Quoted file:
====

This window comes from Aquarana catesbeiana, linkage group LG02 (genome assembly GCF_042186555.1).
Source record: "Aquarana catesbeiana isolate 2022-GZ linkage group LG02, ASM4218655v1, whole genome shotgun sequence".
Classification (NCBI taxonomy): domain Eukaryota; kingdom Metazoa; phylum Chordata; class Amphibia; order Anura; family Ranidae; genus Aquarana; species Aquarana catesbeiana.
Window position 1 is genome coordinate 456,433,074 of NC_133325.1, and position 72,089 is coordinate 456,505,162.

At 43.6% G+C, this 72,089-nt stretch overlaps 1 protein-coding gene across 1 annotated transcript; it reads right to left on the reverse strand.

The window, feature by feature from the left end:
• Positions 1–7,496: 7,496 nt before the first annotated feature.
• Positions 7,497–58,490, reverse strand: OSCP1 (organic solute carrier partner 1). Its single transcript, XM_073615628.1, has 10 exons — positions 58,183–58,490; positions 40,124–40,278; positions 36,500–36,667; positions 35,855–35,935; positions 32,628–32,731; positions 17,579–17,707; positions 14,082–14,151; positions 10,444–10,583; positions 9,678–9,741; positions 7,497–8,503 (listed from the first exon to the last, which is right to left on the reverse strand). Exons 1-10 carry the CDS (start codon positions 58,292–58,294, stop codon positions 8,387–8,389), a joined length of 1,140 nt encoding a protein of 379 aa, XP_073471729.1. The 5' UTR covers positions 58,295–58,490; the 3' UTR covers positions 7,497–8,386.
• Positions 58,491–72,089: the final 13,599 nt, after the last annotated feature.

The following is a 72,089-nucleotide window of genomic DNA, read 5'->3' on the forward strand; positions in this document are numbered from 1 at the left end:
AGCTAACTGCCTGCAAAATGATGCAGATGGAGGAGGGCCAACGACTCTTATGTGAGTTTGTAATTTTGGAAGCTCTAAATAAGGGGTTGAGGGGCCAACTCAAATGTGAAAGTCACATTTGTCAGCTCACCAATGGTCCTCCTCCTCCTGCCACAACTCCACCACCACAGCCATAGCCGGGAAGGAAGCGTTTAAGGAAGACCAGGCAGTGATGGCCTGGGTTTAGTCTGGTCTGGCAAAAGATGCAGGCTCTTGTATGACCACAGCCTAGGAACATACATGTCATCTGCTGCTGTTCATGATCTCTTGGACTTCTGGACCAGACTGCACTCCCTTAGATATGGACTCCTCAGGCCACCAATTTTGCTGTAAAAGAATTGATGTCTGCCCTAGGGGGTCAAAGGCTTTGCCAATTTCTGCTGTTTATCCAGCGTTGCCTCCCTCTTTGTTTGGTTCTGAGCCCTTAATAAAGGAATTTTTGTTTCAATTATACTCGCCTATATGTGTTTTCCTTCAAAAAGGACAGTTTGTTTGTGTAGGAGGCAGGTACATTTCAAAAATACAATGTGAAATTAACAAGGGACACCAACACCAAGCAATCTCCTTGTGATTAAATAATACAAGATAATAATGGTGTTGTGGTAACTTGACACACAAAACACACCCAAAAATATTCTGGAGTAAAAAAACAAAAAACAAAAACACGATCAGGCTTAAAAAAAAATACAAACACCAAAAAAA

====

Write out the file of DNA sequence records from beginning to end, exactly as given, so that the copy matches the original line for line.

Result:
This window comes from Aquarana catesbeiana, linkage group LG02 (genome assembly GCF_042186555.1).
Source record: "Aquarana catesbeiana isolate 2022-GZ linkage group LG02, ASM4218655v1, whole genome shotgun sequence".
Classification (NCBI taxonomy): domain Eukaryota; kingdom Metazoa; phylum Chordata; class Amphibia; order Anura; family Ranidae; genus Aquarana; species Aquarana catesbeiana.
Window position 1 is genome coordinate 456,433,074 of NC_133325.1, and position 72,089 is coordinate 456,505,162.

At 43.6% G+C, this 72,089-nt stretch overlaps 1 protein-coding gene across 1 annotated transcript; it reads right to left on the reverse strand.

The window, feature by feature from the left end:
• Positions 1–7,496: 7,496 nt before the first annotated feature.
• Positions 7,497–58,490, reverse strand: OSCP1 (organic solute carrier partner 1). Its single transcript, XM_073615628.1, has 10 exons — positions 58,183–58,490; positions 40,124–40,278; positions 36,500–36,667; positions 35,855–35,935; positions 32,628–32,731; positions 17,579–17,707; positions 14,082–14,151; positions 10,444–10,583; positions 9,678–9,741; positions 7,497–8,503 (listed from the first exon to the last, which is right to left on the reverse strand). Exons 1-10 carry the CDS (start codon positions 58,292–58,294, stop codon positions 8,387–8,389), a joined length of 1,140 nt encoding a protein of 379 aa, XP_073471729.1. The 5' UTR covers positions 58,295–58,490; the 3' UTR covers positions 7,497–8,386.
• Positions 58,491–72,089: the final 13,599 nt, after the last annotated feature.

The following is a 72,089-nucleotide window of genomic DNA, read 5'->3' on the forward strand; positions in this document are numbered from 1 at the left end:
AGCTAACTGCCTGCAAAATGATGCAGATGGAGGAGGGCCAACGACTCTTATGTGAGTTTGTAATTTTGGAAGCTCTAAATAAGGGGTTGAGGGGCCAACTCAAATGTGAAAGTCACATTTGTCAGCTCACCAATGGTCCTCCTCCTCCTGCCACAACTCCACCACCACAGCCATAGCCGGGAAGGAAGCGTTTAAGGAAGACCAGGCAGTGATGGCCTGGGTTTAGTCTGGTCTGGCAAAAGATGCAGGCTCTTGTATGACCACAGCCTAGGAACATACATGTCATCTGCTGCTGTTCATGATCTCTTGGACTTCTGGACCAGACTGCACTCCCTTAGATATGGACTCCTCAGGCCACCAATTTTGCTGTAAAAGAATTGATGTCTGCCCTAGGGGGTCAAAGGCTTTGCCAATTTCTGCTGTTTATCCAGCGTTGCCTCCCTCTTTGTTTGGTTCTGAGCCCTTAATAAAGGAATTTTTGTTTCAATTATACTCGCCTATATGTGTTTTCCTTCAAAAAGGACAGTTTGTTTGTGTAGGAGGCAGGTACATTTCAAAAATACAATGTGAAATTAACAAGGGACACCAACACCAAGCAATCTCCTTGTGATTAAATAATACAAGATAATAATGGTGTTGTGGTAACTTGACACACAAAACACACCCAAAAATATTCTGGAGTAAAAAAACAAAAAACAAAAACACGATCAGGCTTAAAAAAAAATACAAACACCAAAAAAA